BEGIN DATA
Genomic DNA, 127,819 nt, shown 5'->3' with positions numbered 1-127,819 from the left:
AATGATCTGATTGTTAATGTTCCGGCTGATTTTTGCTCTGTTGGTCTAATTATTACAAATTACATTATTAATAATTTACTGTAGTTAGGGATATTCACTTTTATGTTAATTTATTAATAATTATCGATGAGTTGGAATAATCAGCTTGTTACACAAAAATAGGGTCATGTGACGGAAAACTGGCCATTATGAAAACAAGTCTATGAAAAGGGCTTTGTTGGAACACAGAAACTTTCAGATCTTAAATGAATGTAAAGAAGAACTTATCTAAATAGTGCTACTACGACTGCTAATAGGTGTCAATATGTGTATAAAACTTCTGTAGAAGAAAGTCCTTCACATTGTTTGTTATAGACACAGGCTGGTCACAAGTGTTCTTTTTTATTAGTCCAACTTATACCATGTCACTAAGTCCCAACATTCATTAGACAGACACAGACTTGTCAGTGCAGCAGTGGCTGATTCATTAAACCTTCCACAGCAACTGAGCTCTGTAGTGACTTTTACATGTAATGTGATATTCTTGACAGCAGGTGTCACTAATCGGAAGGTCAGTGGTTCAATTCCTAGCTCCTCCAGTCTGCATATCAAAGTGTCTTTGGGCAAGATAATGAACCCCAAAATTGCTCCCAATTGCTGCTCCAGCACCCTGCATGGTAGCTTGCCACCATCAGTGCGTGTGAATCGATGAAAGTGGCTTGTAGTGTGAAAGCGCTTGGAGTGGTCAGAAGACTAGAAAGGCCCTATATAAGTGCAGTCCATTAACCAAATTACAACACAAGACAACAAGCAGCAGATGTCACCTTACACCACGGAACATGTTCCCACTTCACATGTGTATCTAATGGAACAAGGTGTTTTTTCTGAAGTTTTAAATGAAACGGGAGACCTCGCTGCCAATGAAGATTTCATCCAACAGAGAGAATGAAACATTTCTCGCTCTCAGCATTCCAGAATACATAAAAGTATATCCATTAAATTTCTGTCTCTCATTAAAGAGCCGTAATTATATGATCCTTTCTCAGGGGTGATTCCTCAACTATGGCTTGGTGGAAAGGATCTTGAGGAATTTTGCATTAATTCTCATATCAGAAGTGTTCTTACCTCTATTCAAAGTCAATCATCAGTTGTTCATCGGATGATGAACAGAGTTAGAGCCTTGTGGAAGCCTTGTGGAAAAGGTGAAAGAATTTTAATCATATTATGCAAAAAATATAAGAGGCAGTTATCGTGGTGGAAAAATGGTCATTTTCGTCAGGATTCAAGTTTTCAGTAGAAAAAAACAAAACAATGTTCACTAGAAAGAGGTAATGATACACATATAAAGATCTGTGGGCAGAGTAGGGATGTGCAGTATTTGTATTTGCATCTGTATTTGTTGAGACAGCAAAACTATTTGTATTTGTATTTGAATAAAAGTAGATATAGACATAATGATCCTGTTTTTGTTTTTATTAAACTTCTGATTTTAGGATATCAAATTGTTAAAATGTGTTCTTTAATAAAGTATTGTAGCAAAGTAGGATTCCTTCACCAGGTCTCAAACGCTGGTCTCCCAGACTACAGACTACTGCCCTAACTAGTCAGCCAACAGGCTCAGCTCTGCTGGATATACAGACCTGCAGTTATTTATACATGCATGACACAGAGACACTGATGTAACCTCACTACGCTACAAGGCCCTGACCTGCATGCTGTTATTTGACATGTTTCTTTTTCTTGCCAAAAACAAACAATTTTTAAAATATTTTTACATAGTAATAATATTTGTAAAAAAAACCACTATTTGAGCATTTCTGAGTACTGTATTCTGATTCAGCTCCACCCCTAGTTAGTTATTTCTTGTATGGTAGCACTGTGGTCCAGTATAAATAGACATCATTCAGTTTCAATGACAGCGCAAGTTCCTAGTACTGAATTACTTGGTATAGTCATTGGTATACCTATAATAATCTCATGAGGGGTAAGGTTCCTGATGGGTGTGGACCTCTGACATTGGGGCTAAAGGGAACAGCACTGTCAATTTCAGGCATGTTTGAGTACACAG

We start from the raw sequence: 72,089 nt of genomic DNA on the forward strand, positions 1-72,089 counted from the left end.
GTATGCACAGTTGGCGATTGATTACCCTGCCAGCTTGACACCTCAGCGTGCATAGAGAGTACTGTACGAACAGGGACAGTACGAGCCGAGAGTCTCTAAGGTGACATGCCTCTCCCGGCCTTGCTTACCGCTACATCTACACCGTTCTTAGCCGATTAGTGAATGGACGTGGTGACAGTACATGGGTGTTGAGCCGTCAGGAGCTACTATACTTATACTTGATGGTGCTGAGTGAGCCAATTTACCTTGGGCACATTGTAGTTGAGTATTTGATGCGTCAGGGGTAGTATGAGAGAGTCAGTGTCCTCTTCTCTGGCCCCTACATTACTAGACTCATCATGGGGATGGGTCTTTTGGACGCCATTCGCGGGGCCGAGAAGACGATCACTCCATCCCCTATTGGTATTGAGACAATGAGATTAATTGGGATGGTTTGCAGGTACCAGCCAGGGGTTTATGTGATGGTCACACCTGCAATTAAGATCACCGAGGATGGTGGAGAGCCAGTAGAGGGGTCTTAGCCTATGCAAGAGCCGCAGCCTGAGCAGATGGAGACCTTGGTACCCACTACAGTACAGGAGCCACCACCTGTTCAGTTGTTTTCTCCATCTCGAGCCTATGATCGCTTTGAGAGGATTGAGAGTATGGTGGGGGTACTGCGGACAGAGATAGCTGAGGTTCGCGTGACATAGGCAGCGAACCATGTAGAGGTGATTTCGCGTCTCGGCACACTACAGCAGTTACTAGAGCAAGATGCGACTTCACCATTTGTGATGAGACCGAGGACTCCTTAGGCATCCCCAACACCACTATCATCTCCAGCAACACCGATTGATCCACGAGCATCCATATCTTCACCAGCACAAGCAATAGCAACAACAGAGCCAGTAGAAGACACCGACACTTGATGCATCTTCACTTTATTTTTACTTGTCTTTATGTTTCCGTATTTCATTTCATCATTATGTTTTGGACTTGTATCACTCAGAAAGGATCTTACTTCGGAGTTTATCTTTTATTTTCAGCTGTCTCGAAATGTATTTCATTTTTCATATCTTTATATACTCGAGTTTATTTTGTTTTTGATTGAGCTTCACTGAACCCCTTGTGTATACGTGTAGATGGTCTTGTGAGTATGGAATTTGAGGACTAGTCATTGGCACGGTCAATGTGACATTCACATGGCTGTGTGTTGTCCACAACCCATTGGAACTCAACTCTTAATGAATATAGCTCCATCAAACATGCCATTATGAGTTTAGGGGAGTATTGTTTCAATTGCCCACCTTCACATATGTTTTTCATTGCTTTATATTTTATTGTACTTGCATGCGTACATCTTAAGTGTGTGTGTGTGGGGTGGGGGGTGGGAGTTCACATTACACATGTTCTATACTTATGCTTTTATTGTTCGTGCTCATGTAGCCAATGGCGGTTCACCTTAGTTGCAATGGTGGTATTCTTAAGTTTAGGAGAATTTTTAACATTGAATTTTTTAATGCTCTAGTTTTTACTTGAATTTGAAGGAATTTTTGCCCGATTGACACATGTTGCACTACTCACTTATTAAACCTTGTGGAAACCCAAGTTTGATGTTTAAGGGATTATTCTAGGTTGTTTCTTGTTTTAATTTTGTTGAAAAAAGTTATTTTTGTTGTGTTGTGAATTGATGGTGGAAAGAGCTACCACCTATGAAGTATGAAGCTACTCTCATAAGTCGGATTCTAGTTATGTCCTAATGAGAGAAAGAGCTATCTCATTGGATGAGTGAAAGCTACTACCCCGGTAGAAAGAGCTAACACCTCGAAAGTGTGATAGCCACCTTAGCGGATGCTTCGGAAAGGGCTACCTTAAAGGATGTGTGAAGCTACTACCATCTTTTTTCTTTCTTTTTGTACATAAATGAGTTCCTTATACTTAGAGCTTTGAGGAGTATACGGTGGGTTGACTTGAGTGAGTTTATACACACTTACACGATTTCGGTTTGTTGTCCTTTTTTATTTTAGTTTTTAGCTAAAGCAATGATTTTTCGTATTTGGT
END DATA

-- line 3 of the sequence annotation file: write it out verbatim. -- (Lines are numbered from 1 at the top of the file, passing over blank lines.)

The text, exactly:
We start from the raw sequence: 72,089 nt of genomic DNA on the forward strand, positions 1-72,089 counted from the left end.